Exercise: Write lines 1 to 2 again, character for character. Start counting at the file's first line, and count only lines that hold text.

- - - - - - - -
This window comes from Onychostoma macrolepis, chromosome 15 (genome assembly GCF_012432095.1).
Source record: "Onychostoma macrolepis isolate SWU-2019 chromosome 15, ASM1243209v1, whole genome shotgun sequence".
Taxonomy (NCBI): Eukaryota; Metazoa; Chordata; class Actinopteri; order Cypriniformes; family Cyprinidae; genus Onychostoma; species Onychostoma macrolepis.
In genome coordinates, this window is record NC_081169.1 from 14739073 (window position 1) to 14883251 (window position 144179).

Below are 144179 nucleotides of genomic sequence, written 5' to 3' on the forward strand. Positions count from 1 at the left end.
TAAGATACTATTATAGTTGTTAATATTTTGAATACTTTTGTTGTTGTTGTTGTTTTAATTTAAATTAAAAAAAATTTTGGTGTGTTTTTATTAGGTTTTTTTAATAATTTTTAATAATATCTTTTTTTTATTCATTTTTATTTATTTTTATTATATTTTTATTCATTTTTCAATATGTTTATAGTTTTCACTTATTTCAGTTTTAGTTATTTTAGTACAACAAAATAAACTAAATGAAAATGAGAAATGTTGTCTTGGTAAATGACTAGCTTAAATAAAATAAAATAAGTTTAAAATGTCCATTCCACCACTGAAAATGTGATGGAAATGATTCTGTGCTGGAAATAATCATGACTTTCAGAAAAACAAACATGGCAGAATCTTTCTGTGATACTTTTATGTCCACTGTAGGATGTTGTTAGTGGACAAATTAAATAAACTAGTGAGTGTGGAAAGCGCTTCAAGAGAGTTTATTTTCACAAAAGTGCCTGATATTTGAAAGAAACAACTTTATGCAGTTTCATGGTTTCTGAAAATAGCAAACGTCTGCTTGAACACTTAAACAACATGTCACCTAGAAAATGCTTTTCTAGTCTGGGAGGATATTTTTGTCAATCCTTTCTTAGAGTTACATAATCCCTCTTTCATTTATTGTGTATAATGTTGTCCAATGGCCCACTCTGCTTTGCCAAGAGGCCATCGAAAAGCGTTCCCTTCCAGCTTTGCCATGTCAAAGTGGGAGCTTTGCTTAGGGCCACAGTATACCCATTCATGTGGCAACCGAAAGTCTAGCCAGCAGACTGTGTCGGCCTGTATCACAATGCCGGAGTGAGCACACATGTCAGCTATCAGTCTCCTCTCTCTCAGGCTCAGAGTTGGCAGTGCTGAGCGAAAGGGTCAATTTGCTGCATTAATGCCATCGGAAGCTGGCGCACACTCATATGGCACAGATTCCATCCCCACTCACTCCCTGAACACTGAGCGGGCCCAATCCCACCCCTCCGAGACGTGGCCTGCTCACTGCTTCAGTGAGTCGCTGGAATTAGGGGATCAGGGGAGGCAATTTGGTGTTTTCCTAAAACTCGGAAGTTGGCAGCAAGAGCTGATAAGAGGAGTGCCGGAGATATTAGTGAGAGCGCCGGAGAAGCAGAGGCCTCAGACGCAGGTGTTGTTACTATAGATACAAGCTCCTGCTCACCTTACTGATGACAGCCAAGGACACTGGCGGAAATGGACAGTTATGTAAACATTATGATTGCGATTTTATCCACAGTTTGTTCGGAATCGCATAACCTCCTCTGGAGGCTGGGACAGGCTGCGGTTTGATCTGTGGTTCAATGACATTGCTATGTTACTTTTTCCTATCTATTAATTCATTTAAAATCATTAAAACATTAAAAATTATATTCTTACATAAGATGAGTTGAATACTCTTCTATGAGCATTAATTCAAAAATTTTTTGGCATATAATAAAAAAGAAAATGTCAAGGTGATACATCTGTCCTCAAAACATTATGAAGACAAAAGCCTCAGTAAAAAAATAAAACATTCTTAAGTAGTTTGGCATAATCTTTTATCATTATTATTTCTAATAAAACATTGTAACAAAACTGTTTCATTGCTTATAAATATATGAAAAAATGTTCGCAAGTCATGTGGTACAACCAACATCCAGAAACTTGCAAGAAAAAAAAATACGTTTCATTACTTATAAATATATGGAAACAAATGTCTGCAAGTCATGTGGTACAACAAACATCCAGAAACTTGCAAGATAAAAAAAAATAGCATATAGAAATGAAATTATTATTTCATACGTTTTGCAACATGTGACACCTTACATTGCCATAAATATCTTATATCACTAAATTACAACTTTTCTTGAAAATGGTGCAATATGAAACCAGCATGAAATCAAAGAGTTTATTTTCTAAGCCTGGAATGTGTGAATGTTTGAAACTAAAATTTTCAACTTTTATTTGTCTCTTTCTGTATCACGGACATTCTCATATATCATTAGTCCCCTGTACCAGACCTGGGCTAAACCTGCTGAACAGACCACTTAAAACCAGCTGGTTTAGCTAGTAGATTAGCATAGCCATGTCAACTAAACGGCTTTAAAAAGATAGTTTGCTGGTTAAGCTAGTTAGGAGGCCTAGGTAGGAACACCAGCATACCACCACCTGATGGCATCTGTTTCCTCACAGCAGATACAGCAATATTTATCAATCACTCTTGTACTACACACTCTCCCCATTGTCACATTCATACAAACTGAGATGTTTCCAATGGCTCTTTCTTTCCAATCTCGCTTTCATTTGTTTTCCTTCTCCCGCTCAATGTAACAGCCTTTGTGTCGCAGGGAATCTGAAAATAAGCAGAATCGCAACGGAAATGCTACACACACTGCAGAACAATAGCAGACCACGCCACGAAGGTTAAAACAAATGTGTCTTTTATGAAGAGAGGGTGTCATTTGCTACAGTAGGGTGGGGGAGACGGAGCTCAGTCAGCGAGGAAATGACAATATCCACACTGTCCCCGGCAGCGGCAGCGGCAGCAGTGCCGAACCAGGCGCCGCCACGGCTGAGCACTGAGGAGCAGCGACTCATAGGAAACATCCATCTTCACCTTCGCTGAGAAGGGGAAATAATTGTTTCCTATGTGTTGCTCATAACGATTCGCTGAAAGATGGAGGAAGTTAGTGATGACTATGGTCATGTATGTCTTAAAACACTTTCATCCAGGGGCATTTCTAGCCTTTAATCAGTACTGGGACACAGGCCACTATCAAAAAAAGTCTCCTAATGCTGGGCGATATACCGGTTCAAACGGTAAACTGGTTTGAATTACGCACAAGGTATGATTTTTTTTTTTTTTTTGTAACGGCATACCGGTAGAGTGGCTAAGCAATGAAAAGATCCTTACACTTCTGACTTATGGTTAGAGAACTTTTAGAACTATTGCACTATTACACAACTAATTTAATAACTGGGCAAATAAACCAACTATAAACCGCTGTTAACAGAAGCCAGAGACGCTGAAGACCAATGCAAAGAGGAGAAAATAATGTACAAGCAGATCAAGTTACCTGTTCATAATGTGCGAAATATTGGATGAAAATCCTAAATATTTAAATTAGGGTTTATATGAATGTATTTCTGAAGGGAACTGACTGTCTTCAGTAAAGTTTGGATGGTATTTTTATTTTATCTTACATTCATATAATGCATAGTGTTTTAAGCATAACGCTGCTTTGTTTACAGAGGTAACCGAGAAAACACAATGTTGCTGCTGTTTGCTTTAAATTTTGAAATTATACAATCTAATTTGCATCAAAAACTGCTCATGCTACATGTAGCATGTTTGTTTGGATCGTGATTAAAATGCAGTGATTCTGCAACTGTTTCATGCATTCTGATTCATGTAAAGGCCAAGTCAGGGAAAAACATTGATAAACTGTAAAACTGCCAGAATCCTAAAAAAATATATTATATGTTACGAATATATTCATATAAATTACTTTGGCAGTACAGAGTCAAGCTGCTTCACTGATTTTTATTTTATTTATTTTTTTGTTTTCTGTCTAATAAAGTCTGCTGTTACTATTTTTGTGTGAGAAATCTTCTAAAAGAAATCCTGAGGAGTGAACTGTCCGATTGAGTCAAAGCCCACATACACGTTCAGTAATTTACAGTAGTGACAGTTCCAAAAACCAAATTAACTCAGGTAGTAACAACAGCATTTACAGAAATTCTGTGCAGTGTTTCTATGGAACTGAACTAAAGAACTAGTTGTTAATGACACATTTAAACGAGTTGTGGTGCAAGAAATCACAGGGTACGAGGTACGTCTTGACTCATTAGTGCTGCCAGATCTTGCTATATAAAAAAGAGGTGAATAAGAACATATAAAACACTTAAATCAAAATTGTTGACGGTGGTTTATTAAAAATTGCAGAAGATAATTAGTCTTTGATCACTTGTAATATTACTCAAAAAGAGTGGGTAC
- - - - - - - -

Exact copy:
This window comes from Onychostoma macrolepis, chromosome 15 (genome assembly GCF_012432095.1).
Source record: "Onychostoma macrolepis isolate SWU-2019 chromosome 15, ASM1243209v1, whole genome shotgun sequence".